Tuesday, April 27, 2010
Sunday, April 18, 2010
As near as I can tell (meaning I did a few google searches), it was Dave Barry who said you should never assume a woman is pregnant unless you see a baby coming out of her.
I've always thought it was silly for people to say, "You're pregnant!" whenever a woman expresses that she's having an out of the ordinary day for any reason. That reason might be she's feeling sick, she has a headache, she's had a clumsy morning, she's tired. Okay. I take that back. Because all of those are relatively ordinary things actually. But expressing them will inevitably mean someone somewhere will assume you are pregnant. Never mind the fact that you might not be married or have never had sex before in your life. Do they think they are funny? They must. But what about the woman who wants to be married and having kids and people making such comments just reminding her that it isn't even possible to try yet? I can't imagine it's funny for her every time.
I've long thought that it was insensitive for people to ask a couple when they were having kids. Most people do not discuss their sex lives with others. So it could be that the couple is trying and hasn't been able to yet. You don't know if they've been dealing with infertility for years, or decades. And every seemingly innocent question is just one more reminder that things aren't working the way they want to.
But this week I'm adding "You're pregnant!" to the list of insensitive things people can say. Because this week it just about made me cry.
I was having a blah Monday and said as much elsewhere on-line. Two people made comments assuming I was pregnant. And then today in church a woman came up to me and congratulated me. She had to tell me what she was congratulating me for because I couldn't think of what it would be. She thought I was pregnant. Simply because I was having a blah Monday. Who doesn't have a blah Monday? Isn't that what Mondays are made of?
But the truth of the matter is that on Monday I was pregnant. But today I'm not any more. Physically I'm fine with it. And emotionally I'm doing okay for the most part. We haven't been trying for long at all really. But there was something about having someone congratulate me for something they don't even know we're working for yet (our families don't even know we're trying, just to remove the necessity of telling them every month when it doesn't work. We don't need that pressure), that was a bit much for me today.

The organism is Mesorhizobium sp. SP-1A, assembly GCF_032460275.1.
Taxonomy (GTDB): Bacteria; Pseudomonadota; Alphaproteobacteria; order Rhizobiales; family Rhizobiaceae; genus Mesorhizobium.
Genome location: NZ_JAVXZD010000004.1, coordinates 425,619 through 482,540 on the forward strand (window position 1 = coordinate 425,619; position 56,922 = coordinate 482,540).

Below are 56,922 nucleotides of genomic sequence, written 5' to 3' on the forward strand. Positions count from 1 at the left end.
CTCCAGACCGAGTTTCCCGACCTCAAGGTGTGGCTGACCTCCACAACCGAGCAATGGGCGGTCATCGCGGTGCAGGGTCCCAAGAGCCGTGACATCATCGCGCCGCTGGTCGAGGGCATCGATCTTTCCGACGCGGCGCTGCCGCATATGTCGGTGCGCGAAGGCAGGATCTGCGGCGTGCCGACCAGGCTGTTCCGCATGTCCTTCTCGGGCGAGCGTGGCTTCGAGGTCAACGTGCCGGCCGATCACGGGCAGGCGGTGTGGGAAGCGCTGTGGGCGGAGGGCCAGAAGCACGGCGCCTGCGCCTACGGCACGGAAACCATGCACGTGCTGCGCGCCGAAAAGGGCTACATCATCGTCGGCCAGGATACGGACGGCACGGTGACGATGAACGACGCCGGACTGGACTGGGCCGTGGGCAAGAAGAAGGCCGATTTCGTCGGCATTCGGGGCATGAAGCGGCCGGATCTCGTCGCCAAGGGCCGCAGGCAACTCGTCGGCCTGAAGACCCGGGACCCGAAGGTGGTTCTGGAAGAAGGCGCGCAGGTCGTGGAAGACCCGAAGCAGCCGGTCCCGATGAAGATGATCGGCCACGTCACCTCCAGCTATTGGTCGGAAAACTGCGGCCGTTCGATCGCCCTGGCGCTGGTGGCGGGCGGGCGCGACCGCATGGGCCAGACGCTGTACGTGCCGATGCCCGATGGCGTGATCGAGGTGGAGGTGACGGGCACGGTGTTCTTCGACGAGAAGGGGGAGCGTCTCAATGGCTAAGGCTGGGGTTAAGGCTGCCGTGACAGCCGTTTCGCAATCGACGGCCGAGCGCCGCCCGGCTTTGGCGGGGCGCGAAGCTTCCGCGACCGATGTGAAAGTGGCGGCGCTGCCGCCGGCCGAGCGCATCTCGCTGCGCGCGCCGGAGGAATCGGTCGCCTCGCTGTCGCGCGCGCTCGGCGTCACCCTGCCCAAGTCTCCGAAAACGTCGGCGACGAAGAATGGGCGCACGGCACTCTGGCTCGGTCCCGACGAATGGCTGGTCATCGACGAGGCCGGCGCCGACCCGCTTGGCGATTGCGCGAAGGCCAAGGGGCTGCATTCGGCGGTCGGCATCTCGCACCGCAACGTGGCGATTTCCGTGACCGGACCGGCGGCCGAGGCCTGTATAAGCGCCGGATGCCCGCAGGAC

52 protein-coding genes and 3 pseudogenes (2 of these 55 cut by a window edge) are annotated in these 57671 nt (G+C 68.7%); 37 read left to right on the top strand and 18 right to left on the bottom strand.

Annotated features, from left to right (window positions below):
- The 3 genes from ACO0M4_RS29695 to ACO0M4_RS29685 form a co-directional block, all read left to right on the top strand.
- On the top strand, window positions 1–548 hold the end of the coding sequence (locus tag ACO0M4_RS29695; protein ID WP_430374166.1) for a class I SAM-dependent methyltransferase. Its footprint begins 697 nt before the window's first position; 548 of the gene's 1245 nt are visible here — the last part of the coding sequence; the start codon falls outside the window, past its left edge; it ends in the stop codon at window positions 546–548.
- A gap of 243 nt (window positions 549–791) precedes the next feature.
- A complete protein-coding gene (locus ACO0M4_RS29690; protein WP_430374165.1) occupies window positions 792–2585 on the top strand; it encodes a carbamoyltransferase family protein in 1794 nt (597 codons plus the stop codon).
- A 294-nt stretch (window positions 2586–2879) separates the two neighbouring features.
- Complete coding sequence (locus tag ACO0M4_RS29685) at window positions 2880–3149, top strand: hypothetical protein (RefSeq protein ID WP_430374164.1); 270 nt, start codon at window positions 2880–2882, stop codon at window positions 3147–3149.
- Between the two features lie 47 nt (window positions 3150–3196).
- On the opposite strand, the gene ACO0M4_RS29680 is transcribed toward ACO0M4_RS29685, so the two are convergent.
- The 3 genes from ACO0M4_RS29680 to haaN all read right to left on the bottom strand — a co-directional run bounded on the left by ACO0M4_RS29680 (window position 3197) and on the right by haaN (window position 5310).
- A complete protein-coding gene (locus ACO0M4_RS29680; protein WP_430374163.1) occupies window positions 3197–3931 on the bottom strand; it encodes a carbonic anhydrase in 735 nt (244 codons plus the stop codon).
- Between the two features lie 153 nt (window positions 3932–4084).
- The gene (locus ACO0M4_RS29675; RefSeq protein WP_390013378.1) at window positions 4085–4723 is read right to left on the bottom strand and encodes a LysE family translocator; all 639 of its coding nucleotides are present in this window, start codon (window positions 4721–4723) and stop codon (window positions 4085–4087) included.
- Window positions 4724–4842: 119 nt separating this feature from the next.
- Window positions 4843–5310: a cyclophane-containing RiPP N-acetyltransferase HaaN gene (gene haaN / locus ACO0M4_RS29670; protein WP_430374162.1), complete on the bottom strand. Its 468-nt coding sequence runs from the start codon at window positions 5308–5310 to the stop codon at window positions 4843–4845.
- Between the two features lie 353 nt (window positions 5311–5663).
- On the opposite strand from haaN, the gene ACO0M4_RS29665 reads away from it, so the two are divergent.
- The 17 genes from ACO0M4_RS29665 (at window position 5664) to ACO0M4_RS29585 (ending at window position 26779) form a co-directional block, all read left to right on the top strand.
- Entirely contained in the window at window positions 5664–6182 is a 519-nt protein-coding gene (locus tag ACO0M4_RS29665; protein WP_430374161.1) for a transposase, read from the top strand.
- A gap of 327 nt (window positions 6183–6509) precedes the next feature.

People do so much speaking without even thinking about the words coming out of their mouth. I have to remember that (a lot more than I think I should have to). And I'm going to not make it a crusade of mine to stop everyone from making "silly" assumptions. Maybe I can just do my part and do a lot more thinking before I speak.
Saturday, April 10, 2010
This. This is the absolute worst part about being single. I didn't have roommates after college (long story, perhaps I'll share), but I can't imagine them being much better because they all have their own lives.
Wednesday, April 7, 2010
Fake it till you make it. That's what they tell you to do when you have no idea what you're doing. Just pretend you do and either you'll eventually figure it out or people will believe you actually know what you're doing. Oddly, it's more the second than the first, which honestly can be kind of scary some times.
But such is not good advice in all situations. Like the medical profession. You wouldn't want a doctor faking it on your surgery.
There are other times when faking it really isn't a good idea either. Relationships. You don't really want to fake it with relationships.
Now, that doesn't mean being brutally honest with a bad first date. But also don't lead them on unnecessarily. Especially when things start getting serious.
Specifically, let's talk about the physical stuff.
Last night on the NBC show, "Parenthood" they had a side plot about faking good sex. Apparently women who "fake it" are trying to get across the idea that, "I don't want you to feel that I don't appreciate the effort," and "Thank you so much for trying. Please come again soon."
Now, not everyone is a good kisser (we're going to talk about kissing because we believe in being chaste, so no sex before marriage, but this applies to married people too), but "faking it" won't make the situation better. Because while that that might be what a woman thinks she's saying when she "fakes it," the message the man is most likely getting is "I really like what you're doing, please keep doing that." But that won't solve the problem at all. It will just lead to more bad kissing and more faking it.
Instead, we need to make sure the message we are sharing is the message we want to share. So if that means not "faking it" then don't. In the moment might not be such a good time to say "I don't like it when you do that." Maybe instead, just don't respond with anything. Respond only to the things you really like. Whether that's with words or not doesn't matter.
Nobody gets anything right the first time. But faking that they did will only improve the bad. Taking the time to work out the good stuff together is definitely worth it. A kiss should make you feel fluttery. And you can't fake fluttery.